“Borders are set up to define the places that are safe and unsafe, to distinguish us from them.” As many powers of our worlds continue to emphasize the demonization and othering of individuals and entire communities, my personal confrontation with the border as the gender binary kept me from exploring what was deemed ‘unsafe’ for far too long. Knowledge and access to what existed was out of reach often intentionally because of other’s fear and, without restraint, because of hate. Who holds the power of these safe/unsafe designations? What truth are they keeping from us? The gatekeepers of binaries and borders are often the same or are similarly motivated by a concentration of power. It has been those who choose/chose self-determination over prescribed fear and hate who have begun to unravel the harm of these binaries and borders. Those efforts of self-determination have granted in-roads to a world full of possibility.
“A border is a dividing line, a narrow strip along a steep edge.”
What drives a person to take a risk, to take the plunge over that edge, to be motivated into the unfamiliar? Often, in particular in the cases of migration and gender exploration, it is that our current conditions are not suitable for survival. The risks of the unknown outweigh any remnant of benefit that may be available by staying fixed in our place or in our identity. The unknown calls out to us with uncharted promise.
“A borderland is a vague and undetermined place created by the emotional residue of an unnatural boundary.”
Our queerness, our transness is both essential to our culture where our bodies and lives and love have historically been met with high regard, and it too is disruptive in demanding to exist infinitely without restriction and definition. Rather, what is unnatural is the use of a fluid river whose evolving margins have been labeled a partition for the sake of oppression. Not too dissimilar from how our physical bodies are assigned labels prior to birth without the full context of the influence of our genetics, our lineages, our hormones, our environment, and our minds collectively and the allowance of their natural evolution. As the Rio Grande River has carved itself into the canyons, geography reminds us that the course of nature is inherent to the shaping of our world and it too is disruptive in order to find a home.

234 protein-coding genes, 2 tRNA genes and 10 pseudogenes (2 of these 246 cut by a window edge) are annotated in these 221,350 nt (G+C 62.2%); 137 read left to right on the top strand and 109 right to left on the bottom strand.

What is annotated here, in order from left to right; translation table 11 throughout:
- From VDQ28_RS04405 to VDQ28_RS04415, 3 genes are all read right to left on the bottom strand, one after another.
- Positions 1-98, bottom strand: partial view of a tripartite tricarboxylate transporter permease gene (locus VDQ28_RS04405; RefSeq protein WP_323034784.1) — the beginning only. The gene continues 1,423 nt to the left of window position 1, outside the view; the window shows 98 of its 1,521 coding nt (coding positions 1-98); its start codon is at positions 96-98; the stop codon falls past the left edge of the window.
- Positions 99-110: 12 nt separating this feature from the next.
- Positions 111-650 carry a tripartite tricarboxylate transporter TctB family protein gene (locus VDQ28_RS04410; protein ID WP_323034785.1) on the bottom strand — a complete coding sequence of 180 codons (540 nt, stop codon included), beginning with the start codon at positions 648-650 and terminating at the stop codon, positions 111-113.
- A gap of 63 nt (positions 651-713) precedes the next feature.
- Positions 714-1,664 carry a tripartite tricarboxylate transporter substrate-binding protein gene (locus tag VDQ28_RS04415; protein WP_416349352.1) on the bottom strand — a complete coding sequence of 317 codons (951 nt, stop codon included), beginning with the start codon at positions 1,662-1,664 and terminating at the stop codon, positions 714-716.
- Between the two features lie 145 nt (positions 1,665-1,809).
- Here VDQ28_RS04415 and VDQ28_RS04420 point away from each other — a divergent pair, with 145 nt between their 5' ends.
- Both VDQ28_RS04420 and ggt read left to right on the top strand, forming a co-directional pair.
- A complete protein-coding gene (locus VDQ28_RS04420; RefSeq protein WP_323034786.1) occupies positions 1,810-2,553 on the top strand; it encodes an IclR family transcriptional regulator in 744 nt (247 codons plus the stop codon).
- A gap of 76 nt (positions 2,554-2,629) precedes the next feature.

“The prohibited and forbidden are its inhabitants.”
We must ask of ourselves and each other, how do borders/binaries limit our world’s full potential? Who is granted the power to label places and people as prohibited and forbidden and who carries the unjustified burden of those titles? What gifts exist in the forbidden? What lessons can we learn? How do we repair the harm?
Oral tradition tells of stories, whispers, and folk tales of places and people who no longer exist but in the imagination. It is precisely this imagination that is capable of dreaming that past back into existence, of finding a new home for all that has been lost and stolen. It is what we are witness to now as we continue to reclaim our bodies as our sanctuaries, in motion and at rest.
This month I am reminded that heritage is a reunion, a reflection, and a source of familiarity to return to from our explorations beyond. My heart assures me that my lineage contains a multitude of transcestors, of boundary breakers who have found a new breath of life within me. Heritage calls us to honor our bodies and our autonomy and to seek a home of abundance, whether that home be the physical body or where we build our lives and community. Our bodies are mirrors of our environment, we must nourish each other in our growth. Our bodies hold roots and destinations, arrivals and farewells, grief, joy, affirmations, the unknown. My scars, my needle pricks are roadmaps. Our homes within our bodies and within this world exist beyond the boundaries that define us, that language often cannot capture. Borders/binaries cannot contain our expansive magic and the future awaiting us.
For Latinx Heritage Month, I ask you to examine the borders/binaries that exist in your world and to shed these confines. Lean into and embrace the possibilities which envision a world unrestricted of affirmation and abundance. I will call myself home to a land of cactus and palm trees and orange skies and a history that holds me without expectation and allows me to explore.